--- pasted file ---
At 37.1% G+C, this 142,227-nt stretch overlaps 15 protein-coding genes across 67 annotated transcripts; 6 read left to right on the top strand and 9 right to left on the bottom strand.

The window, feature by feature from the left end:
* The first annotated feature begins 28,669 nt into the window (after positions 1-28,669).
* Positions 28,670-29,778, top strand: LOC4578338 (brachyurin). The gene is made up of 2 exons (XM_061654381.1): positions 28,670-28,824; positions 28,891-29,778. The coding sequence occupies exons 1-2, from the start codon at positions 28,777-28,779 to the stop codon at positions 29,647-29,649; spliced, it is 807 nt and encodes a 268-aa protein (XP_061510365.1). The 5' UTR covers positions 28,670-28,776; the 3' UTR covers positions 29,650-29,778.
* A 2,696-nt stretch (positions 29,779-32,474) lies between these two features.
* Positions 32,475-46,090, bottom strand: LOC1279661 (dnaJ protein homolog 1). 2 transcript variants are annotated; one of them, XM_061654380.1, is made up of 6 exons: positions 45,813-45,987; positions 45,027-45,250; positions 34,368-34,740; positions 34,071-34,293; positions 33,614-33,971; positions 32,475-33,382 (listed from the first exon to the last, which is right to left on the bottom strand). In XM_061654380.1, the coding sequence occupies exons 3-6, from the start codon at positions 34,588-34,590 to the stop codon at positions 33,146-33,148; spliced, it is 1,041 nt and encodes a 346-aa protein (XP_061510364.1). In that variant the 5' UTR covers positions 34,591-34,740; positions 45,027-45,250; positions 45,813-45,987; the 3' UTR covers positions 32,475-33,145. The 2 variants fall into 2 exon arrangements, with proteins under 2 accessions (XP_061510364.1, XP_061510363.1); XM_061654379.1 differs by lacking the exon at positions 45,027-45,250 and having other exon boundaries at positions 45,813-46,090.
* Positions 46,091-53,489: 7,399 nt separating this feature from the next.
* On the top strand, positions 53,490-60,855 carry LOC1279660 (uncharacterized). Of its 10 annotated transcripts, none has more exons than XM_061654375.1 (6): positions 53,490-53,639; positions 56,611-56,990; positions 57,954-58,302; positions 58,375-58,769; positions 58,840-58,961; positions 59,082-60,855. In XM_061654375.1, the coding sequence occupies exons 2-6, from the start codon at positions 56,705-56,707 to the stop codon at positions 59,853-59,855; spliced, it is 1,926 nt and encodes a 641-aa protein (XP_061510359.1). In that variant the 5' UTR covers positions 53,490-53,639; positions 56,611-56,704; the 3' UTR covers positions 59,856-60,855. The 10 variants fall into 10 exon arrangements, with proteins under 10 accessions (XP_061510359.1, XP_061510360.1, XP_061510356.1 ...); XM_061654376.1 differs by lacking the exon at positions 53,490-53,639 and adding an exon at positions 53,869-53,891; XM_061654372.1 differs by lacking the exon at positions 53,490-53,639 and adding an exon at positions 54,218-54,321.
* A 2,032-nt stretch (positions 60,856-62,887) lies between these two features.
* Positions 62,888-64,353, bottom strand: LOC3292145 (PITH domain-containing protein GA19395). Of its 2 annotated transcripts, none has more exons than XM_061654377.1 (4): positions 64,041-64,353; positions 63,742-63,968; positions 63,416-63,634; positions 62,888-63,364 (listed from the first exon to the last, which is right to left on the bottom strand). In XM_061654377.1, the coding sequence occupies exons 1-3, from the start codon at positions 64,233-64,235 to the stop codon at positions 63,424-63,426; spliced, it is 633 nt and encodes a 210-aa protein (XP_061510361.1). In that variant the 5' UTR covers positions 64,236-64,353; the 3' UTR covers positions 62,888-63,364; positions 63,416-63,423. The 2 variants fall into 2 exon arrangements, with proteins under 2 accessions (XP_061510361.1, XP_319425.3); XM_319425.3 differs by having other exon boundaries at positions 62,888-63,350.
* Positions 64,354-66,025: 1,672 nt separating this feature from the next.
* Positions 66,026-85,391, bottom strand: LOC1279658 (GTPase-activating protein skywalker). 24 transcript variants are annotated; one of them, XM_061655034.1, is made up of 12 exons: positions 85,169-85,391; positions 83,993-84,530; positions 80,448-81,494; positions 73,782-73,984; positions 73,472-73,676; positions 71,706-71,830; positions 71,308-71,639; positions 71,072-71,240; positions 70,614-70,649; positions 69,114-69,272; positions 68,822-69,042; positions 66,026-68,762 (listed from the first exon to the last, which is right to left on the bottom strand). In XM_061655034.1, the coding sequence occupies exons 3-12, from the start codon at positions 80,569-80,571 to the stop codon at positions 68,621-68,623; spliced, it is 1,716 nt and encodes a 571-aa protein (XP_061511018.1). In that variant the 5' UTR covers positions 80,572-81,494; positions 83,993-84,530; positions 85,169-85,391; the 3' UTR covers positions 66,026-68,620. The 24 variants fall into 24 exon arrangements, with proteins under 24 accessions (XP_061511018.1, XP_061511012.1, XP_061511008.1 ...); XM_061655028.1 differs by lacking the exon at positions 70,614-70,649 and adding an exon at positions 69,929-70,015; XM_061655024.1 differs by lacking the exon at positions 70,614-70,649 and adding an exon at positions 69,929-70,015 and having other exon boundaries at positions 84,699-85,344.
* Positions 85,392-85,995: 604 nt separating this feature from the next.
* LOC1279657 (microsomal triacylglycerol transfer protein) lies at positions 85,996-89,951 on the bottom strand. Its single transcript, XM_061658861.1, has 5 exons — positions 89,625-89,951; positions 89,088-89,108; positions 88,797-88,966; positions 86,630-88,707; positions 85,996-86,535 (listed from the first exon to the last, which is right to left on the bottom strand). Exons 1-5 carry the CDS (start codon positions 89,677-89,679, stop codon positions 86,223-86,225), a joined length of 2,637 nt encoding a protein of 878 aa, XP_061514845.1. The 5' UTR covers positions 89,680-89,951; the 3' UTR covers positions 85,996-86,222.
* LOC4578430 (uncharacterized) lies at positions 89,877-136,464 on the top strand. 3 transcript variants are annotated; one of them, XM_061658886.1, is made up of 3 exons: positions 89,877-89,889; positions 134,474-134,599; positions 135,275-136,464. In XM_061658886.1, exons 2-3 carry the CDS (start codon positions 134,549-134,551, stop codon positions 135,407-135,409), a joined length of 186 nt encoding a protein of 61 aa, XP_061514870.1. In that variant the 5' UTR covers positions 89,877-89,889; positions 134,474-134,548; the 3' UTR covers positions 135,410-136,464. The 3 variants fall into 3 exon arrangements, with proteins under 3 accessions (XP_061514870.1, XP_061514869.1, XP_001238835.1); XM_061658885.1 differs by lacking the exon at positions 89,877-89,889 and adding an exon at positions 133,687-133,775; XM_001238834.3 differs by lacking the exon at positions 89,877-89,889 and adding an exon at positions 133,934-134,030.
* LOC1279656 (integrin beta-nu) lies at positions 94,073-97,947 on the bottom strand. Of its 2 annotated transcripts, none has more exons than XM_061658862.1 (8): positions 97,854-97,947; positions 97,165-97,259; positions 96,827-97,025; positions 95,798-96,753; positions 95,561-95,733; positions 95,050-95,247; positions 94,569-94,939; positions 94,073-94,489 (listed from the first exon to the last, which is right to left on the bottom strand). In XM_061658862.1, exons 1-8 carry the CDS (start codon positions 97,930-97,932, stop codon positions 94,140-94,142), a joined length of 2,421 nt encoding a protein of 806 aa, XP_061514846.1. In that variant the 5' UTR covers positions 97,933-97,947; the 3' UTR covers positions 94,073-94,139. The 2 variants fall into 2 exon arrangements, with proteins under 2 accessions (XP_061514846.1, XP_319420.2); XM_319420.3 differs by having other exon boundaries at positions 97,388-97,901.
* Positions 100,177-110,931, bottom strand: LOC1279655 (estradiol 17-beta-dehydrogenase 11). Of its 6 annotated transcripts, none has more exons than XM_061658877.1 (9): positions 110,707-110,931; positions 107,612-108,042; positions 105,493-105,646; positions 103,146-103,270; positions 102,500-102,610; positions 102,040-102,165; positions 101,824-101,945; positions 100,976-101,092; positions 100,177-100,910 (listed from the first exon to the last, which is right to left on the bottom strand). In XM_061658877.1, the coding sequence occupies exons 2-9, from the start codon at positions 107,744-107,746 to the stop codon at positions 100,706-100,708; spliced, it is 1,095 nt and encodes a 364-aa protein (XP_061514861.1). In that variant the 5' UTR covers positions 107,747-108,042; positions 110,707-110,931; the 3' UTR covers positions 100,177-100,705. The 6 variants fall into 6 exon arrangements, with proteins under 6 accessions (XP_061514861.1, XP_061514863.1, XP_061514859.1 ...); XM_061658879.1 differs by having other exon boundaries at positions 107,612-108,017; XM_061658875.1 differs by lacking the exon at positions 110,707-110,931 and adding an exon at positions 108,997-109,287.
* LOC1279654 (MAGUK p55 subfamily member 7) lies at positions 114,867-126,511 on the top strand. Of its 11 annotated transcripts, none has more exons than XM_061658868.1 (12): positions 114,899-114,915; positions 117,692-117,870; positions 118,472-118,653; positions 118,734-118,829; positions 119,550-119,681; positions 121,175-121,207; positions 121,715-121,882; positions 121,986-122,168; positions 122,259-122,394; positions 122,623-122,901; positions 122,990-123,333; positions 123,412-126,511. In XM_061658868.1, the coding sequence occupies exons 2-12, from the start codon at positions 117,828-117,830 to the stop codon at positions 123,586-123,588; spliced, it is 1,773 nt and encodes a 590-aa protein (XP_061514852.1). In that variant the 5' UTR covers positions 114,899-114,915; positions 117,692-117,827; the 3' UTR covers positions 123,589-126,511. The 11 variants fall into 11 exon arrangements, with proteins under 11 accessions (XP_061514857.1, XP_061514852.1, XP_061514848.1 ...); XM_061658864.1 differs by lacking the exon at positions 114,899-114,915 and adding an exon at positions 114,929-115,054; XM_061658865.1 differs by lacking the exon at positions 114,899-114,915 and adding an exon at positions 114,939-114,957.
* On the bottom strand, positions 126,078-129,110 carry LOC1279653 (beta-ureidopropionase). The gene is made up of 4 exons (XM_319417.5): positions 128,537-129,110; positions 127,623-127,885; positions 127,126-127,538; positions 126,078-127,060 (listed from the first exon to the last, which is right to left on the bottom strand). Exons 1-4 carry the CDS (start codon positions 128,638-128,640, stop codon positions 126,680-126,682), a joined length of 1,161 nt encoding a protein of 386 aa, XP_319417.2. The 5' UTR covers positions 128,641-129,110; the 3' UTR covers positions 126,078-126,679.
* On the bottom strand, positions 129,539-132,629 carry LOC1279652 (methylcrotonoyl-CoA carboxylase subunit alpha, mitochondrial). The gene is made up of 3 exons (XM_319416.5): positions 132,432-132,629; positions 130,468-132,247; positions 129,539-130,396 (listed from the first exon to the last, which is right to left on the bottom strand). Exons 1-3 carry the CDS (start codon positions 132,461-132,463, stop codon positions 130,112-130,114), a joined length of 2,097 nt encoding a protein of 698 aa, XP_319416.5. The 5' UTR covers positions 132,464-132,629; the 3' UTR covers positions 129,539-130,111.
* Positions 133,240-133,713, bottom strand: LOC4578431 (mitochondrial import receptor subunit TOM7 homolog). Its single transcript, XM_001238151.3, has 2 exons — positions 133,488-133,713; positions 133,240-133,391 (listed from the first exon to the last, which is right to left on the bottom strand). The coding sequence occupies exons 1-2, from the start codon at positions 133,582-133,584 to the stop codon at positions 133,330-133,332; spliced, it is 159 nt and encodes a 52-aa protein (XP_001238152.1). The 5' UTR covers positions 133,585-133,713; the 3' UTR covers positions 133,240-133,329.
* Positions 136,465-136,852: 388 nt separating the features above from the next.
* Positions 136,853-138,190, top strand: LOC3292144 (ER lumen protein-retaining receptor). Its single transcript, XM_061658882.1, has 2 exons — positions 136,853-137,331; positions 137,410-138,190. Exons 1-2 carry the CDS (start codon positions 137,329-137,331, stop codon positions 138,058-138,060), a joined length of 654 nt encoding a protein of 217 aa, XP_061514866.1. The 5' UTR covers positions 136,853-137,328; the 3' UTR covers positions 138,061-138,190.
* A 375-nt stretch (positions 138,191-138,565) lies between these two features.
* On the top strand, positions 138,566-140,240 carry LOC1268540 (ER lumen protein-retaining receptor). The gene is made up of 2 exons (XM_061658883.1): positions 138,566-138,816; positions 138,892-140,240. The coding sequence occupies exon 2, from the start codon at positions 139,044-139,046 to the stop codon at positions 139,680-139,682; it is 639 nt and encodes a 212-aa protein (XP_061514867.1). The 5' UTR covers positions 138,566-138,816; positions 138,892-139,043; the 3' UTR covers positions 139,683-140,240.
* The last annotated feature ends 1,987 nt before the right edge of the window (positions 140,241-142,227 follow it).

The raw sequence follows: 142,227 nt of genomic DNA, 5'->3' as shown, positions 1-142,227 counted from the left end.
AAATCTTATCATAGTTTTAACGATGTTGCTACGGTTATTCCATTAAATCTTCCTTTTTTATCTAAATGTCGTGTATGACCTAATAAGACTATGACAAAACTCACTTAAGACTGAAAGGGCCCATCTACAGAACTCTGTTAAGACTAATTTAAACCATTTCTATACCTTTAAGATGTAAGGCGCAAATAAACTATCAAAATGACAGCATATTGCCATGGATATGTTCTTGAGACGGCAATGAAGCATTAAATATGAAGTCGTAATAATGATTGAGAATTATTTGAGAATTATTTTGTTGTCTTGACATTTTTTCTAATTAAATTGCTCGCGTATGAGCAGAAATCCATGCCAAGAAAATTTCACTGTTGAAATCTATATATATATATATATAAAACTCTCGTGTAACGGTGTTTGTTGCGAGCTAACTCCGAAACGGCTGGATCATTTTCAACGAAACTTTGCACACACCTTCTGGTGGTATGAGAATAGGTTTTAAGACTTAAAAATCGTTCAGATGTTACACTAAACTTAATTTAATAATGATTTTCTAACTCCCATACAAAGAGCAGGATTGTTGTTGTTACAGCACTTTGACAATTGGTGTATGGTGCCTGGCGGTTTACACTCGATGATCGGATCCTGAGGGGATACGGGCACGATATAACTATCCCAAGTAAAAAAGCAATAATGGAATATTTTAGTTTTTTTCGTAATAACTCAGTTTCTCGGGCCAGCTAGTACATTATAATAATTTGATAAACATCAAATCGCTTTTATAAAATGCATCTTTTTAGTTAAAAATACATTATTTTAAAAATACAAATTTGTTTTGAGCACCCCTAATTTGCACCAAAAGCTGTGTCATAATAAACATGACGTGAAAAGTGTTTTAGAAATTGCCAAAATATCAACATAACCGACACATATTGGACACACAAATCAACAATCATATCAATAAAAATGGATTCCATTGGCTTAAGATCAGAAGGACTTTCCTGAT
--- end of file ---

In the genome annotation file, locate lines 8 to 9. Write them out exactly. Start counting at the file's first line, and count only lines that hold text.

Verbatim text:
* On the top strand, positions 53,490-60,855 carry LOC1279660 (uncharacterized). Of its 10 annotated transcripts, none has more exons than XM_061654375.1 (6): positions 53,490-53,639; positions 56,611-56,990; positions 57,954-58,302; positions 58,375-58,769; positions 58,840-58,961; positions 59,082-60,855. In XM_061654375.1, the coding sequence occupies exons 2-6, from the start codon at positions 56,705-56,707 to the stop codon at positions 59,853-59,855; spliced, it is 1,926 nt and encodes a 641-aa protein (XP_061510359.1). In that variant the 5' UTR covers positions 53,490-53,639; positions 56,611-56,704; the 3' UTR covers positions 59,856-60,855. The 10 variants fall into 10 exon arrangements, with proteins under 10 accessions (XP_061510359.1, XP_061510360.1, XP_061510356.1 ...); XM_061654376.1 differs by lacking the exon at positions 53,490-53,639 and adding an exon at positions 53,869-53,891; XM_061654372.1 differs by lacking the exon at positions 53,490-53,639 and adding an exon at positions 54,218-54,321.
* A 2,032-nt stretch (positions 60,856-62,887) lies between these two features.